A car bombing on Saturday seriously wounded a prominent Russian nationalist and novelist, while killing his driver, state media reported, one of a series of internal attacks that are spreading a sense of disarray even as the country gears up to celebrate its most important annual military holiday.

The writer and Ukraine combat veteran, Zakhar Prilepin, was conscious with a broken leg and a concussion, in serious but not critical condition, according to state media reports. An explosive device was planted under Mr. Prilepin’s Audi S.U.V. in the Russian city of Nizhny Novgorod, the state news agency Tass reported.

A Russian Foreign Ministry spokeswoman, Maria Zakharova, called it a “terrorist bombing” in a statement on the Telegram messaging app.

It was the second attack within a week that authorities have referred to as a “terrorist” incident, and it comes amid growing unease among Russia’s military and political leaders as they brace for a Ukrainian counteroffensive in a war that has dragged on for 14 months. Other recent attacks have included two explosions on Wednesday over the Kremlin, which did little damage but carried heavy symbolic weight, plus blasts that ignited oil storage facilities and derailed at least two trains in Russia.

One man who officials said confessed to having links to the Ukrainian security services was arrested in the vicinity of the attack, Russia’s Investigative Committee said in a statement. REN-TV, a channel close to the Russian security services, reported that a second man who also had possible links to Ukraine was in custody. The explosion was caused by a tank mine buried in the road, the television report said.

The blast was the third to target a leading Russian nationalist figure in the last year. In April, a bombing at a St. Petersburg cafe killed a popular pro-war blogger known as Vladlen Tatarsky. And a car bombing last August killed the television commentator Daria Dugina, a hawk and the daughter of another famous Russian nationalist.

The Foreign Ministry blamed the attack on Ukraine, with help from the United States and its European allies. Russia has said the same thing after each incident, including the previous two assassinations as well as the drone attack on the Kremlin, which Moscow called an effort to assassinate President Vladimir V. Putin.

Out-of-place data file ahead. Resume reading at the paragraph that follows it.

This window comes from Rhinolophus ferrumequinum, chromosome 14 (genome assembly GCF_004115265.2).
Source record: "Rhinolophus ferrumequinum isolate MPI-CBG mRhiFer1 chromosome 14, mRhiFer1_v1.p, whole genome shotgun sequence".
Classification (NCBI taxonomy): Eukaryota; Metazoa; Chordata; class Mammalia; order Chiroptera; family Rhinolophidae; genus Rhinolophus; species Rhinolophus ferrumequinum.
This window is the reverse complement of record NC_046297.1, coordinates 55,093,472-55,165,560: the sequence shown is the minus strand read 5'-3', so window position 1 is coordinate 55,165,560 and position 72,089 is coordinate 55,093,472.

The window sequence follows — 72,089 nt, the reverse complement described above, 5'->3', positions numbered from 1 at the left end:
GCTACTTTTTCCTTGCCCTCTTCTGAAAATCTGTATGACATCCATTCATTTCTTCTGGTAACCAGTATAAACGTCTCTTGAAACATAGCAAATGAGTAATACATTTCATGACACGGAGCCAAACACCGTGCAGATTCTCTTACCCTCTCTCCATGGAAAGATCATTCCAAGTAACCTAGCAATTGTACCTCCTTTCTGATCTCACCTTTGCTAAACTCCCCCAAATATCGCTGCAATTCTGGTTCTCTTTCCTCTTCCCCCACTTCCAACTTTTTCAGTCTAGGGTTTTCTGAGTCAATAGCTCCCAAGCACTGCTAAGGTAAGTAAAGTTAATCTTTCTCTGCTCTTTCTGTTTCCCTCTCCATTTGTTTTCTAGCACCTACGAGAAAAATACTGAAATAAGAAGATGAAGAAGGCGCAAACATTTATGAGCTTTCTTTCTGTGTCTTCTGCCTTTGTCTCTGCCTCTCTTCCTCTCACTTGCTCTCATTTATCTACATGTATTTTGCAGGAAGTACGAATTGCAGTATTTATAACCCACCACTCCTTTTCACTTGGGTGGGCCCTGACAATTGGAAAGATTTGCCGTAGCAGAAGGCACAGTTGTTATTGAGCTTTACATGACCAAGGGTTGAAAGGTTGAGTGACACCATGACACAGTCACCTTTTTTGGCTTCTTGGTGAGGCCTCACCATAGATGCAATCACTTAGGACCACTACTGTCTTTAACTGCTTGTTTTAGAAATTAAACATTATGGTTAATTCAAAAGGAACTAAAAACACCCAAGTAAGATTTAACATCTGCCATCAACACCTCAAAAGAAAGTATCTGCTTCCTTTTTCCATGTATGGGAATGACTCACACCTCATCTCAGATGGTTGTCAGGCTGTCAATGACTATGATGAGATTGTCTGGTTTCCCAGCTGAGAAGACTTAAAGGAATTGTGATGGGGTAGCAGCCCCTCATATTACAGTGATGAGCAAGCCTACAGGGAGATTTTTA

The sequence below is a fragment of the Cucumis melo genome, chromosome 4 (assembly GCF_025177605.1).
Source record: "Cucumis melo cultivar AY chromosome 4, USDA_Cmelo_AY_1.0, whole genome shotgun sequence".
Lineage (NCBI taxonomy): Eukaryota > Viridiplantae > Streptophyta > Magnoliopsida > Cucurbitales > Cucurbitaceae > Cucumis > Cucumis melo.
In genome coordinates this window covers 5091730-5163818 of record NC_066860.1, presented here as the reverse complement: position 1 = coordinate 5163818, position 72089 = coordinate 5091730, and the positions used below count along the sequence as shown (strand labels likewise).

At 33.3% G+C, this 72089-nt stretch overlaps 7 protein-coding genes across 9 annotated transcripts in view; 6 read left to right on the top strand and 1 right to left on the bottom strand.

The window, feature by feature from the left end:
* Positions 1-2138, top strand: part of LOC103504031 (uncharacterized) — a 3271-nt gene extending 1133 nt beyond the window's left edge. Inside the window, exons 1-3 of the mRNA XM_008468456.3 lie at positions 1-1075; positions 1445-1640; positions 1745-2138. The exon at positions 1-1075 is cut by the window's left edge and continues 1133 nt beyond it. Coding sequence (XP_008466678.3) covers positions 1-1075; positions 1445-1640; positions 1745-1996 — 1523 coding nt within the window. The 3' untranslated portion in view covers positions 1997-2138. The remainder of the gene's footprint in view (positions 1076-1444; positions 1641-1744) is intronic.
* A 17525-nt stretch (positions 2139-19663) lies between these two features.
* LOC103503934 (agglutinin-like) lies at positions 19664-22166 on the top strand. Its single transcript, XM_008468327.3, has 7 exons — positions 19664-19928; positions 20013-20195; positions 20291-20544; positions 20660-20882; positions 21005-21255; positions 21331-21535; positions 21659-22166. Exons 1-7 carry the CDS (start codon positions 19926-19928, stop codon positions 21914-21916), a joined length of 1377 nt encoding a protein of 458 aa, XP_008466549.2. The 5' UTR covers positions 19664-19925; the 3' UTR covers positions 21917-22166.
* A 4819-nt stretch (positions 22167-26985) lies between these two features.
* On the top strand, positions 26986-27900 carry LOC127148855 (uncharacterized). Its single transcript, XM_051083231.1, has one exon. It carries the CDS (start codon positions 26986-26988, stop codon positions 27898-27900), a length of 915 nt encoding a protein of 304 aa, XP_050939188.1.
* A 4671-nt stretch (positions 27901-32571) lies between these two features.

The Ukrainian security service, S.B.U., said in a statement that it would neither confirm nor deny it had been involved in the car bombing, according to the state Ukrinform news agency.

Washington and Kyiv have denied involvement in all the attacks on Russian soil, although U.S. intelligence agencies eventually concluded that parts of the Ukrainian government authorized the attack that killed Ms. Dugina.

Russia’s Investigative Committee said it had opened a criminal case into the Saturday attack and had sent investigators to the scene. A photograph shared by the committee on Telegram showed a white S.U.V. flipped upside down, with what appeared to be its front half blown off, next to a crater. A murky militant group that combines Ukrainians and Tartars from occupied Crimea claimed responsibility for the attack, as it has in the previous two targeted bombings, but presented no evidence.

Mr. Prilepin was a polemical figure, an accomplished novelist who won praise for his writing style and an ardent nationalist who bragged about his own combat experience in eastern Ukraine. The driver who died was also identified as a veteran of the fighting.